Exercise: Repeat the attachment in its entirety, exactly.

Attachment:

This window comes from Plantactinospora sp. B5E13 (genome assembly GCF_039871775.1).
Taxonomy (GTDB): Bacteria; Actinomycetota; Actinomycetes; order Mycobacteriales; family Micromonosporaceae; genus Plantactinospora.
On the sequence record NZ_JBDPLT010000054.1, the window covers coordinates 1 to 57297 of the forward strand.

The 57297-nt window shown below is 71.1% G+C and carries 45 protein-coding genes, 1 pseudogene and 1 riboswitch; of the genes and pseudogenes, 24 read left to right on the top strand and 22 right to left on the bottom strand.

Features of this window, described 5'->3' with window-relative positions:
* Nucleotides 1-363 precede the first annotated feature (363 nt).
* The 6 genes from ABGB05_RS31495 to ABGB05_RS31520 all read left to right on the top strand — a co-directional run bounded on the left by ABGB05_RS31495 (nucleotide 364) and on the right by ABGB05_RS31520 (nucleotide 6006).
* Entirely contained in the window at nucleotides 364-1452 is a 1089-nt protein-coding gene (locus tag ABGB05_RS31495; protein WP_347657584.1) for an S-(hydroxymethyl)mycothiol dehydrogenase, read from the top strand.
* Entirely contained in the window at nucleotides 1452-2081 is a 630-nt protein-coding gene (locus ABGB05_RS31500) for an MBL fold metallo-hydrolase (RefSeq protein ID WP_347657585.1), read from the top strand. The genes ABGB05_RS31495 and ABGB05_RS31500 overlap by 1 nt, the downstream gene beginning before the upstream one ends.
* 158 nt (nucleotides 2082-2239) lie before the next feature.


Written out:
This window comes from Plantactinospora sp. B5E13 (genome assembly GCF_039871775.1).
Taxonomy (GTDB): Bacteria; Actinomycetota; Actinomycetes; order Mycobacteriales; family Micromonosporaceae; genus Plantactinospora.
On the sequence record NZ_JBDPLT010000054.1, the window covers coordinates 1 to 57297 of the forward strand.

The 57297-nt window shown below is 71.1% G+C and carries 45 protein-coding genes, 1 pseudogene and 1 riboswitch; of the genes and pseudogenes, 24 read left to right on the top strand and 22 right to left on the bottom strand.

Features of this window, described 5'->3' with window-relative positions:
* Nucleotides 1-363 precede the first annotated feature (363 nt).
* The 6 genes from ABGB05_RS31495 to ABGB05_RS31520 all read left to right on the top strand — a co-directional run bounded on the left by ABGB05_RS31495 (nucleotide 364) and on the right by ABGB05_RS31520 (nucleotide 6006).
* Entirely contained in the window at nucleotides 364-1452 is a 1089-nt protein-coding gene (locus tag ABGB05_RS31495; protein WP_347657584.1) for an S-(hydroxymethyl)mycothiol dehydrogenase, read from the top strand.
* Entirely contained in the window at nucleotides 1452-2081 is a 630-nt protein-coding gene (locus ABGB05_RS31500) for an MBL fold metallo-hydrolase (RefSeq protein ID WP_347657585.1), read from the top strand. The genes ABGB05_RS31495 and ABGB05_RS31500 overlap by 1 nt, the downstream gene beginning before the upstream one ends.
* 158 nt (nucleotides 2082-2239) lie before the next feature.